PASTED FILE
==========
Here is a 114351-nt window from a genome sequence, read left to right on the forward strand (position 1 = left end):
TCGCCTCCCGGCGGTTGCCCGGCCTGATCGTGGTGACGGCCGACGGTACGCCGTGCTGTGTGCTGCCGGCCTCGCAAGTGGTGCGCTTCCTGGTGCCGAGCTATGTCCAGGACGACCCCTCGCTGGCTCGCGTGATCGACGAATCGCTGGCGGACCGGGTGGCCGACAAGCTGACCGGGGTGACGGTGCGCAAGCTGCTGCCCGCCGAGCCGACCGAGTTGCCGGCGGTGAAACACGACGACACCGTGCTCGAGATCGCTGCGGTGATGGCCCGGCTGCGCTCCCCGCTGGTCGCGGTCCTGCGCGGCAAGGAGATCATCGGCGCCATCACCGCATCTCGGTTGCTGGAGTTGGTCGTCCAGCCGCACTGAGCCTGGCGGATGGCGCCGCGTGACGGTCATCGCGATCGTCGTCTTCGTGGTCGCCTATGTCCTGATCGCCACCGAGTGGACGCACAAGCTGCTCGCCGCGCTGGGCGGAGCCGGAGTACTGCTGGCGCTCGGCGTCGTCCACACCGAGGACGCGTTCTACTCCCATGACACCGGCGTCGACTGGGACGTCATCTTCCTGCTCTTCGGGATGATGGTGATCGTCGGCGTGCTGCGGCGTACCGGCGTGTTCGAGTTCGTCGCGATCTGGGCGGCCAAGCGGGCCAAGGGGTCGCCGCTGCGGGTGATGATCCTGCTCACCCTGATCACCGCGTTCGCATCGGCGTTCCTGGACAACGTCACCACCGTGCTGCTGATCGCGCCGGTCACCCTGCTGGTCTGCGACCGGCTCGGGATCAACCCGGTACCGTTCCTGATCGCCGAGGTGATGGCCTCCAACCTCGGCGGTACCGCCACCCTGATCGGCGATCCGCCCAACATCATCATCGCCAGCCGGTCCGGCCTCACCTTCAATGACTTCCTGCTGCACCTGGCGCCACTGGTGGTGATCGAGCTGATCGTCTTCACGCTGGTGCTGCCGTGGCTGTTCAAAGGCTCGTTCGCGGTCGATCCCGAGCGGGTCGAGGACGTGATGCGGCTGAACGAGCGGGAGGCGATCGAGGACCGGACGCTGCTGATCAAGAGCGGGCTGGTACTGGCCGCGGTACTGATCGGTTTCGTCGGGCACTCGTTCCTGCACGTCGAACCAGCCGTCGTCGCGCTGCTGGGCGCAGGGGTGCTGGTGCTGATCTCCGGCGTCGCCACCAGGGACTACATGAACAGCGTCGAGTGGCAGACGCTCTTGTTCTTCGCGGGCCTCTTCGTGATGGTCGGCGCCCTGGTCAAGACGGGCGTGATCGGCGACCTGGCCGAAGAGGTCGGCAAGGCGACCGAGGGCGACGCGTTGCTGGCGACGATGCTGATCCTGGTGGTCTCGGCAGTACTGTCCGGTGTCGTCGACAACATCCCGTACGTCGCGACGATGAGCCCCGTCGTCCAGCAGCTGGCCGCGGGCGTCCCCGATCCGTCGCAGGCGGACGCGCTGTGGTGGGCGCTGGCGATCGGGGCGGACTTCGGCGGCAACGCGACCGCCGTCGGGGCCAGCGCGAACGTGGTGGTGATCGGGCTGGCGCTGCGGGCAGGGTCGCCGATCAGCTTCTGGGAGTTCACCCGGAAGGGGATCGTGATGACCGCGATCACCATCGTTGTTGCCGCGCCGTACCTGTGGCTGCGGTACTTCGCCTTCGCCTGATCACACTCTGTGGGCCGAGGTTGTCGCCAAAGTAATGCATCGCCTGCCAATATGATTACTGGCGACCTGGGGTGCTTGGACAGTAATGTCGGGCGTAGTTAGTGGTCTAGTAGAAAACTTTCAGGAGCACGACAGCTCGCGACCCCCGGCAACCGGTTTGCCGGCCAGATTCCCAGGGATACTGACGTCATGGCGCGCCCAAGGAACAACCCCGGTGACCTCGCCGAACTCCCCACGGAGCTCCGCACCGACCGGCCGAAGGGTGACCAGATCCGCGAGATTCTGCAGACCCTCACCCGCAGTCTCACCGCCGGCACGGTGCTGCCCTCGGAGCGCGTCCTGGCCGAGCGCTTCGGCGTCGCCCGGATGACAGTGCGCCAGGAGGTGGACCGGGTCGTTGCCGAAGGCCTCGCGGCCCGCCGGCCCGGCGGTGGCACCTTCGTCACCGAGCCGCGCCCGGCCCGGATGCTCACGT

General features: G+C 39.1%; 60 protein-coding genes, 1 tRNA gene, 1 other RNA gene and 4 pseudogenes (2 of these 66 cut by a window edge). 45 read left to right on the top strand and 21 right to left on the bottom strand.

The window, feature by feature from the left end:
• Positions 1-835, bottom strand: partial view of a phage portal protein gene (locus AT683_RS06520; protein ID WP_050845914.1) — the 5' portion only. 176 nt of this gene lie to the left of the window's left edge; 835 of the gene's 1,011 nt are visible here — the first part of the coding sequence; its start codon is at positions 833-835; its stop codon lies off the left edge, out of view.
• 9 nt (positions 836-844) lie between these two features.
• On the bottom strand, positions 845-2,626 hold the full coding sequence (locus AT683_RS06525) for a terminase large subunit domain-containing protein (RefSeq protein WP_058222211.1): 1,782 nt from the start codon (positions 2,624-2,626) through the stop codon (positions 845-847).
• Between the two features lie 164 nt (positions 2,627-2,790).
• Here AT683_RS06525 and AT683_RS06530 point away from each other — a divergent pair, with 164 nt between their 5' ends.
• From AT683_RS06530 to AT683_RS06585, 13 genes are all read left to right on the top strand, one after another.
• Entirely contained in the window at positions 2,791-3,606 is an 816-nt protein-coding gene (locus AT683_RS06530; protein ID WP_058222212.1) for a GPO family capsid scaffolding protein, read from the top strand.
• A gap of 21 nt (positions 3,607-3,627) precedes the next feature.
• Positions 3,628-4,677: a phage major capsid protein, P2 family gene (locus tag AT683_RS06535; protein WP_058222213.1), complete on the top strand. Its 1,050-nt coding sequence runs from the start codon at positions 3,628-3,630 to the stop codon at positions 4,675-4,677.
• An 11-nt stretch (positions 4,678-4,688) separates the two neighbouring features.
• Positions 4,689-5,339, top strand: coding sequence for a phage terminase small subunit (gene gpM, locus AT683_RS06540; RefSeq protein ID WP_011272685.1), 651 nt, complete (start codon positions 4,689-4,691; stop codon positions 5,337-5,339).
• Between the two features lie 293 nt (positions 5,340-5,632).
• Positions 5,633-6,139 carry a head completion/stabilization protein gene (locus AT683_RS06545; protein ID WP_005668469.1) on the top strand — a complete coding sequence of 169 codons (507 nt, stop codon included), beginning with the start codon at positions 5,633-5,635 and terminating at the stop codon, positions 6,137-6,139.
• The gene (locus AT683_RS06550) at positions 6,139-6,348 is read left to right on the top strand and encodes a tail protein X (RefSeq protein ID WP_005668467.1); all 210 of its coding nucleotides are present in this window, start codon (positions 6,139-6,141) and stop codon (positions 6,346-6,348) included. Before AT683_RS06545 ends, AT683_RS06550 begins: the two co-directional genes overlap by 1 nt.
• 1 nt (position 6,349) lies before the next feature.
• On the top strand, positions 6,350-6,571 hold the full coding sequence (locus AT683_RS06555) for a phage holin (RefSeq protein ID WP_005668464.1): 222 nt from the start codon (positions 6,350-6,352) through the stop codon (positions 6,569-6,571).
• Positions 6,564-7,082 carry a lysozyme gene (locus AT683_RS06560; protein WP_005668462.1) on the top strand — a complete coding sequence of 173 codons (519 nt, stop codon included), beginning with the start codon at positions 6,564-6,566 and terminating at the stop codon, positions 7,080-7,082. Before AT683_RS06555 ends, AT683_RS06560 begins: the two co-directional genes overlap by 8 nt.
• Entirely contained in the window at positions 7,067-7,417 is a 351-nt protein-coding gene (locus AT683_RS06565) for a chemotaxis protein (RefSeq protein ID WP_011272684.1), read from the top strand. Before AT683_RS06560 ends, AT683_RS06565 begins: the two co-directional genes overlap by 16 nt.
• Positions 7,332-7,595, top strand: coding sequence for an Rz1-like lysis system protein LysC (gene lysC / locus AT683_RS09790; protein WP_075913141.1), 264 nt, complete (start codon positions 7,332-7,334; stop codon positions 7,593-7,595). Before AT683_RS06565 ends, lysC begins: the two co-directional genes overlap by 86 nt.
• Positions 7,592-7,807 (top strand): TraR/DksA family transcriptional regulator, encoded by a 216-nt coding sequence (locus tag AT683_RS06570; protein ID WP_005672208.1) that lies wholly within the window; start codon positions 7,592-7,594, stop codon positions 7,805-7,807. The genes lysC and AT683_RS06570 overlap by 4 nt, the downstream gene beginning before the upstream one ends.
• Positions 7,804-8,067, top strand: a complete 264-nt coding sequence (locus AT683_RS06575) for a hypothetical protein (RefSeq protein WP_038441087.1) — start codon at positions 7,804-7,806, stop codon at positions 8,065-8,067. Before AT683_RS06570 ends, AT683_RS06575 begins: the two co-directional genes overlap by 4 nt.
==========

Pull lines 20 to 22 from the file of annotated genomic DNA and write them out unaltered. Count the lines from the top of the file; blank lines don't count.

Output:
• On the top strand, positions 6,350-6,571 hold the full coding sequence (locus AT683_RS06555) for a phage holin (RefSeq protein ID WP_005668464.1): 222 nt from the start codon (positions 6,350-6,352) through the stop codon (positions 6,569-6,571).
• Positions 6,564-7,082 carry a lysozyme gene (locus AT683_RS06560; protein WP_005668462.1) on the top strand — a complete coding sequence of 173 codons (519 nt, stop codon included), beginning with the start codon at positions 6,564-6,566 and terminating at the stop codon, positions 7,080-7,082. Before AT683_RS06555 ends, AT683_RS06560 begins: the two co-directional genes overlap by 8 nt.
• Entirely contained in the window at positions 7,067-7,417 is a 351-nt protein-coding gene (locus AT683_RS06565) for a chemotaxis protein (RefSeq protein ID WP_011272684.1), read from the top strand. Before AT683_RS06560 ends, AT683_RS06565 begins: the two co-directional genes overlap by 16 nt.